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For Large Employers, Pension Costs Will Continue to Mount in 2017


Companies look to reduce pension risk, as plans continue to be hurt by rock-bottom interest rates and weak performance by bonds.

Old-line companies with traditional pensions expect to spend hundreds of millions of dollars to shore up their defined benefit plans during 2017.

Xerox Corp., for instance, expects to contribute $350 million to its defined benefit plan in 2017, nearly double the amount of its contribution in 2016. DuPont says it will contribute $230 million to its main US pension plan this year, similar to the 2016 total, and hundreds of millions more to other plans.

And U.S. Steel predicts its pension expense will reach $180 million in 2017. The company put shares worth $100 million into its pension plan last year.

Large, long-established employers have been moving away from traditional pension plans toward defined contribution plans. To reduce pension risk, they’ve been closing plans to new employees, freezing benefits for existing workers and offering lump-sum buyouts to former employees.

In the meantime, returns in their pension plans have been hurt by rock-bottom interest rates and weak performance by bonds.

Xerox, for its part, says in its recent annual report that its pension plans were underfunded by nearly $2.2 billion at the end of 2016. While the Norwalk, Conn.-based company has frozen pension benefits, there’s enough uncertainty around future expenses that the pension appears among the risk factors in Xerox’s annual report.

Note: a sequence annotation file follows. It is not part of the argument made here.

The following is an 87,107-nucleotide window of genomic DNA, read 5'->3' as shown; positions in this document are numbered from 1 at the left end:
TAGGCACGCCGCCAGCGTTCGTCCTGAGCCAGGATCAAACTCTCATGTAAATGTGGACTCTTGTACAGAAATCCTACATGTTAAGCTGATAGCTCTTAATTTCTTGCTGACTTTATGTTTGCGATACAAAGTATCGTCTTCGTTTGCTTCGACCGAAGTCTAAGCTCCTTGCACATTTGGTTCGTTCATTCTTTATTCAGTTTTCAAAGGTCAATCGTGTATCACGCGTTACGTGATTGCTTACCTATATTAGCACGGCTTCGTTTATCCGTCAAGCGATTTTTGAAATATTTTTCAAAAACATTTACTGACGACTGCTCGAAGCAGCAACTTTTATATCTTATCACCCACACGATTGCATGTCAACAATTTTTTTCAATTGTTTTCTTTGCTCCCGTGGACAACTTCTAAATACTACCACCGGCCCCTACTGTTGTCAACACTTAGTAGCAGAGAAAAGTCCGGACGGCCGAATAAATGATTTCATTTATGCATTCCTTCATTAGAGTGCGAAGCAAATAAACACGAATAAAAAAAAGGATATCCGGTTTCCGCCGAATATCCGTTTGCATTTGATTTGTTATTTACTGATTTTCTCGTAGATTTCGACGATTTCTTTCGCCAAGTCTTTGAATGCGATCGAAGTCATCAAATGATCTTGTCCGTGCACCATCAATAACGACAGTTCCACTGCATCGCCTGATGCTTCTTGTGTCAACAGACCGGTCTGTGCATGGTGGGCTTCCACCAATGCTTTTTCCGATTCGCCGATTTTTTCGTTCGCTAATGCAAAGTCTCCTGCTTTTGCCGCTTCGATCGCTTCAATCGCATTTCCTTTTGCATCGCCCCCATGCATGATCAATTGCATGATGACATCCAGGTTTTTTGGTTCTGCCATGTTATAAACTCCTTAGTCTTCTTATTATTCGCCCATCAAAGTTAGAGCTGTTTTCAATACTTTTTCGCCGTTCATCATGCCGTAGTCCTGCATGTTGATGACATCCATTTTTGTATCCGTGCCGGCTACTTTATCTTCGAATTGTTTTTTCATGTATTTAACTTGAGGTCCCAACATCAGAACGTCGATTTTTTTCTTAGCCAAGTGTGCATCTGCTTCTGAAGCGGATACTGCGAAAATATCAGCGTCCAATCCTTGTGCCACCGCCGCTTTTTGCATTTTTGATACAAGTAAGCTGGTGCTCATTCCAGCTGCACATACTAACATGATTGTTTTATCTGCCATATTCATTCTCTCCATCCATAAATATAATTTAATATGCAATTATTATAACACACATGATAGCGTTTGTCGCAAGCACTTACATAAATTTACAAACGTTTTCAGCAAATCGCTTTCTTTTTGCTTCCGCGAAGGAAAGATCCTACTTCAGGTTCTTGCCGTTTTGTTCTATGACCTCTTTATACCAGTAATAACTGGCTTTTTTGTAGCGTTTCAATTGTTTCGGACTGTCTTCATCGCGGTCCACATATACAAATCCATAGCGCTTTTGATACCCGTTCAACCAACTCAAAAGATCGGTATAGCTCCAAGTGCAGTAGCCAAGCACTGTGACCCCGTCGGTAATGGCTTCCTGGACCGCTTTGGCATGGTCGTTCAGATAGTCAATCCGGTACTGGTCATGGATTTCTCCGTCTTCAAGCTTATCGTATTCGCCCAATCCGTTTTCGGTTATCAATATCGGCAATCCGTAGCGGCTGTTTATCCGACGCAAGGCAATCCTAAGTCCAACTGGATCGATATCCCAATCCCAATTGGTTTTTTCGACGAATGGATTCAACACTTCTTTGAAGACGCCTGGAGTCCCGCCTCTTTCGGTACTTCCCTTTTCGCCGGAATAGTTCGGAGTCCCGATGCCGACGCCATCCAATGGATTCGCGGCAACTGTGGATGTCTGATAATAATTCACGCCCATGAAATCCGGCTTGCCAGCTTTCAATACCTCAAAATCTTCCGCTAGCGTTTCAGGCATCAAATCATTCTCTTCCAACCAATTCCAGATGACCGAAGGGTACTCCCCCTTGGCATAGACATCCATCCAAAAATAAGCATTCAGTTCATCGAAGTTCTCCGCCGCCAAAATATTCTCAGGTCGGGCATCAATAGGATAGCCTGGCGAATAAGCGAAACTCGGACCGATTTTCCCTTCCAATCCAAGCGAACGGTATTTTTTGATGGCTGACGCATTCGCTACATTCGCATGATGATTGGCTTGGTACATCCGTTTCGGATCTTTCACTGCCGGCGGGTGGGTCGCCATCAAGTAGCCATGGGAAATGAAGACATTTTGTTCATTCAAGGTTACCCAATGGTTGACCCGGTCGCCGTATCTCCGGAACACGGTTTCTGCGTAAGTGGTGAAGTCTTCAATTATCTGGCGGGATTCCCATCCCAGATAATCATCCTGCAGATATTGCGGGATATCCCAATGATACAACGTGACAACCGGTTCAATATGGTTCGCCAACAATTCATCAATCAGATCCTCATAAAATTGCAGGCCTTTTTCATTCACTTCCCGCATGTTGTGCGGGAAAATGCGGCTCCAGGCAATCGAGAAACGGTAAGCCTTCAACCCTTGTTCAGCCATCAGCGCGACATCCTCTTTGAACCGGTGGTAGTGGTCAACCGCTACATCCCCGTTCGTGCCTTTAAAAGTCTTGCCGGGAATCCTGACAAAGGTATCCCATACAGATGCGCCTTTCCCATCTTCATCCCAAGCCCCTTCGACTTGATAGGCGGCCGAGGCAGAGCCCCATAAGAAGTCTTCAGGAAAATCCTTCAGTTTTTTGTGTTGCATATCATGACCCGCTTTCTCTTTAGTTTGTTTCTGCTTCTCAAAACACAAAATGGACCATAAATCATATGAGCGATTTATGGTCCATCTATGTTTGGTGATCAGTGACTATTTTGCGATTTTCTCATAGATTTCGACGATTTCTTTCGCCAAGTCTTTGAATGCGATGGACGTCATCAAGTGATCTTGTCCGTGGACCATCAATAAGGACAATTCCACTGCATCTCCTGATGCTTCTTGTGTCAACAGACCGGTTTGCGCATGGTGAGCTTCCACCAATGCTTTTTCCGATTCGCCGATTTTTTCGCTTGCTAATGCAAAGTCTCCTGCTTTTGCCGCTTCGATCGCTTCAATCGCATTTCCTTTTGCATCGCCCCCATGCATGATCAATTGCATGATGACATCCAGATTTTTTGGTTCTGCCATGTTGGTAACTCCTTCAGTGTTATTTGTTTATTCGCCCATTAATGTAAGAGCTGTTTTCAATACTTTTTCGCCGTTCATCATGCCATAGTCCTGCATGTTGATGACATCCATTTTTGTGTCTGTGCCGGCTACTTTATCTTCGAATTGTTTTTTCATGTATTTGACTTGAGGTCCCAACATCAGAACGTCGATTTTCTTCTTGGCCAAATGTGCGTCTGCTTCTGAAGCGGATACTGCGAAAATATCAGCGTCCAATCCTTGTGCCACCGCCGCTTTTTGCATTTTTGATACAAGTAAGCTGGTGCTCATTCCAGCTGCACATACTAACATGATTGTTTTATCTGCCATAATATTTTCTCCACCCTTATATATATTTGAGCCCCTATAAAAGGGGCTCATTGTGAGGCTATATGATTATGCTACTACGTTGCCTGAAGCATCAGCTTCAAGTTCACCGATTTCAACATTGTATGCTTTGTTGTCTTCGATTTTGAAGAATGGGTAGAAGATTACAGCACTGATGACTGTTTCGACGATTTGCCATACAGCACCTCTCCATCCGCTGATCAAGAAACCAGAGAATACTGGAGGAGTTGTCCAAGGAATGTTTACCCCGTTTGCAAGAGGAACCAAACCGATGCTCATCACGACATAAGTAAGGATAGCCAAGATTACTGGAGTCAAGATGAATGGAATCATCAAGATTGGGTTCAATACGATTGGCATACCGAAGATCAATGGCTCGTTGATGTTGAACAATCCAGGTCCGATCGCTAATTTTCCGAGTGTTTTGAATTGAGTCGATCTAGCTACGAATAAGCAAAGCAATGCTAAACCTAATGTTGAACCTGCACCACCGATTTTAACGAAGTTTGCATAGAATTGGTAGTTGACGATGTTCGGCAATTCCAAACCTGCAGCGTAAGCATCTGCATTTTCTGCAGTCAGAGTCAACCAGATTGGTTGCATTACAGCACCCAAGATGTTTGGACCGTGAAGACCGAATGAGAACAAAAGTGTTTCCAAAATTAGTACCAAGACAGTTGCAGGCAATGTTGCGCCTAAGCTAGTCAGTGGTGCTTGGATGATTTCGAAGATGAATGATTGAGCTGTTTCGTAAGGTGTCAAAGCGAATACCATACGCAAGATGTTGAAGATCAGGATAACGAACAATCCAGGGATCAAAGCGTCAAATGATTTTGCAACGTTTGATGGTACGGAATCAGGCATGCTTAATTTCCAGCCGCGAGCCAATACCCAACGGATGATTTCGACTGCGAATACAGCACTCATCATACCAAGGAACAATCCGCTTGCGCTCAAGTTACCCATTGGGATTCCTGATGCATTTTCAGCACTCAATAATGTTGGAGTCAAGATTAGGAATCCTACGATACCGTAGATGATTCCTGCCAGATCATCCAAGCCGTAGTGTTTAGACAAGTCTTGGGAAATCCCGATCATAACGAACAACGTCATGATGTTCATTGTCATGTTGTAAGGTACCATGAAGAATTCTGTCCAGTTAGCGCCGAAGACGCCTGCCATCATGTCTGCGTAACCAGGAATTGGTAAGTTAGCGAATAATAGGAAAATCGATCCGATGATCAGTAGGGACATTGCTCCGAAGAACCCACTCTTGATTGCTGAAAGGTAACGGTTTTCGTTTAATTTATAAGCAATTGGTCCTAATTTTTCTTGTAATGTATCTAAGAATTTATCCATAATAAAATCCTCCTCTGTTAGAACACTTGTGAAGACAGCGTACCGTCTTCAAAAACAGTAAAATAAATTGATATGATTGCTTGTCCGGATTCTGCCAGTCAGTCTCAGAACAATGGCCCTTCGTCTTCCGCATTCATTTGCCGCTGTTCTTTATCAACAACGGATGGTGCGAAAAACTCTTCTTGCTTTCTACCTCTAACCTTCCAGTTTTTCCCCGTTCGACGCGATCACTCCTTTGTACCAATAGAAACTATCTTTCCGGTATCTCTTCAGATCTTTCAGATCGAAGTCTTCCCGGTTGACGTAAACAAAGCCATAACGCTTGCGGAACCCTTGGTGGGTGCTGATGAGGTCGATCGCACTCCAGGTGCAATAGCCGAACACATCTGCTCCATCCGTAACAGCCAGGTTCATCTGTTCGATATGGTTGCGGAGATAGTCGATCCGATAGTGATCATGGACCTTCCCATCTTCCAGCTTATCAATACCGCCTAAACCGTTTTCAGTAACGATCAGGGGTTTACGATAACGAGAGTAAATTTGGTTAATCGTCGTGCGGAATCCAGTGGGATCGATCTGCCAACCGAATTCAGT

Xerox’s pension plan allocation in 2016 included 30% stocks, 48% fixed-income instruments, 6% real estate, 8% private equity and 8% other.

U.S. Steel is in a similar situation. It froze pension benefits at the end of 2015, instead giving steelworkers 50 cents an hour as a contribution to their defined-contribution plans.

While most corporate pension plans employ conservative asset allocations, U.S. Steel says in its recent annual report that stocks and private equity account for fully 60% of its portfolio.

The Pittsburgh-based company made a well-timed move in August 2016, when it contributed 3.8 million shares of common stock valued at $100 million to its main pension plan.

The move proved prescient. U.S. Steel shares were valued at $26.57 at the time the company made the contribution to the pension plan. Since then, they’ve soared 40%.

DuPont announced in late 2016 that it would freeze pension benefits for existing employees. Meanwhile, during the fourth quarter, DuPont paid out $550 million in lump-sum payments to former employees who opted for a one-time payment over future pension benefits, the company said in its recent annual report.

Xerox, U.S. Steel and DuPont join other large, established companies in warning investors about large pension expenses. General Electric expects to contribute $1.7 billion to its pension plan in 2017. Caterpillar anticipates a contribution of $610 million this year. And Merck projects a $235 million contribution to its pension plan in 2017.

Johnson & Johnson didn’t project its pension contribution for 2017, but it contributed $838 million to pension plans in 2016. Meanwhile, Johnson & Johnson paid $420 million in lump-sum payments to former employees who agreed to them.

By Jeff Ostrowski